Similarly, we hear only by means of the ears. If we are born deaf, or if injury destroys some important part of the hearing mechanism, then we cannot hear. In like manner, we taste only by means of the taste organs in the mouth, and smell only with the organs of smell in the nose. In a word, our primary knowledge of the world comes only through the sense organs. We shall see presently just how this sensing or perceiving is accomplished.
Dependence of Mind on Nerves and Brain. We have seen how in a general way the mind is dependent on the body. We have seen how in a more intimate way it is dependent on the special sense organs. But the part of the body to which the mind is most directly and intimately related is the nervous system. The sense organs themselves are merely modifications of the nerve ends together with certain mechanisms for enabling stimuli to act on the nerve ends. The eye is merely the optic nerve spread out to form the retina and modified in certain ways to make it sensitive to ether vibrations. In addition to this, there is, of course, the focusing mechanism of the eye. So for all the sense organs; they are, each of them, some sort of modification of nerve-endings which makes them sensitive to some particular force or substance.
Let us make the matter clear by an illustration. Suppose I see a picture on the wall. My eyes are directed toward the picture. Light from the picture is refracted within the eyes, forming an image on each retina. The retina is sensitive to the light. The light produces chemical changes on the retina. These changes set up an excitation in the optic nerves, which is conducted to a certain place in the brain, causing an excitation in the brain. Now the important point is that when this excitation is going on in the brain, we are conscious, we see the picture.
As far as science can determine, we do not see, nor hear, nor taste, nor smell, nor have any other sensation unless a sense organ is excited and produces the excitation in the brain. There can be no doubt about our primary, sensory experience. By primary, sensory experience is meant our immediate, direct knowledge of any aspect of the world. In this field of our conscious life, we are entirely dependent upon sense organs and nerves and brain. Injuries to the eyes destroying their power to perform their ordinary work, or injuries to the optic nerve or to the visual center in the brain, make it impossible for us to see.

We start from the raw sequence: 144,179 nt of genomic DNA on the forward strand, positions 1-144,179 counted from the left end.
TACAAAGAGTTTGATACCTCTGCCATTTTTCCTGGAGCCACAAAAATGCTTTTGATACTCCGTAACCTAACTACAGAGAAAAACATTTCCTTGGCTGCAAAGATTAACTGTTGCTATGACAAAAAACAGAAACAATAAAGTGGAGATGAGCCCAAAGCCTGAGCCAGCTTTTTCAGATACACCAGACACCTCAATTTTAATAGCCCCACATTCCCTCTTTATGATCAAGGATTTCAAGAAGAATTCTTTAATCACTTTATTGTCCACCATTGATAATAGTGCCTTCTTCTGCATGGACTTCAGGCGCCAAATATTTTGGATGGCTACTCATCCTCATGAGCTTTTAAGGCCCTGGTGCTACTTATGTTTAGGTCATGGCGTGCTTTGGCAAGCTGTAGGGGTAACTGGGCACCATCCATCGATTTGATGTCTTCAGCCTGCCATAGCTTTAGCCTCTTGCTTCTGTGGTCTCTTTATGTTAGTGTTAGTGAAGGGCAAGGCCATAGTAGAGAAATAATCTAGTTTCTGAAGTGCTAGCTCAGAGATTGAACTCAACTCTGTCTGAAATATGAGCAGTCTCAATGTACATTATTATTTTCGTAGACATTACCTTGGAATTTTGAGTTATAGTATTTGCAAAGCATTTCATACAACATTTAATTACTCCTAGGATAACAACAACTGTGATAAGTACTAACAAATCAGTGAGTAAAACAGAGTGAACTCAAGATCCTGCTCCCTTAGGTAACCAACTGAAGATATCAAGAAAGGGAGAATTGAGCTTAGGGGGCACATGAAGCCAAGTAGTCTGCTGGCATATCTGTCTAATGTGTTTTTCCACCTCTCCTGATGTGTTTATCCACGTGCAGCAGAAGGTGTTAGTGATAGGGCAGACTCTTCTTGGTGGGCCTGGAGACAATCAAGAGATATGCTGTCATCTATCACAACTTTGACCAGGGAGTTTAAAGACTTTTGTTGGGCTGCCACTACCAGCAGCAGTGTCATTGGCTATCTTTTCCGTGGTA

These facts are so self-evident that it seems useless to state them. One has but to hold his hands before his eyes to convince himself that the mind sees by means of eyes, which are physical sense organs. One has but to hold his hands tight over his ears to find out that he hears by means of ears—again, physical sense organs.
But simple and self-evident as the facts are, their acceptance must have tremendous consequences to our thinking, and to our view of human nature. If the mind is dependent in every feature on the body with its sense organs, this must give to this body and its sense organs an importance in our thought and scheme of things that they did not have before. This close dependence of mind upon body must give to the body a place in our scheme of education that it would not have under any other view of the mind. We wish to emphasize here that this statement of the close relation of the mind and body is not a theory which one may accept or not. It is a simple statement of fact. It is a presupposition of psychology. By “presupposition” is meant a fundamental principle which the psychologist always has in mind. It is axiomatic, and has the same place in psychology that axioms have in mathematics. All explanations of the working of the mind must be stated in terms of nerve and brain action, and stimulation of sense organs.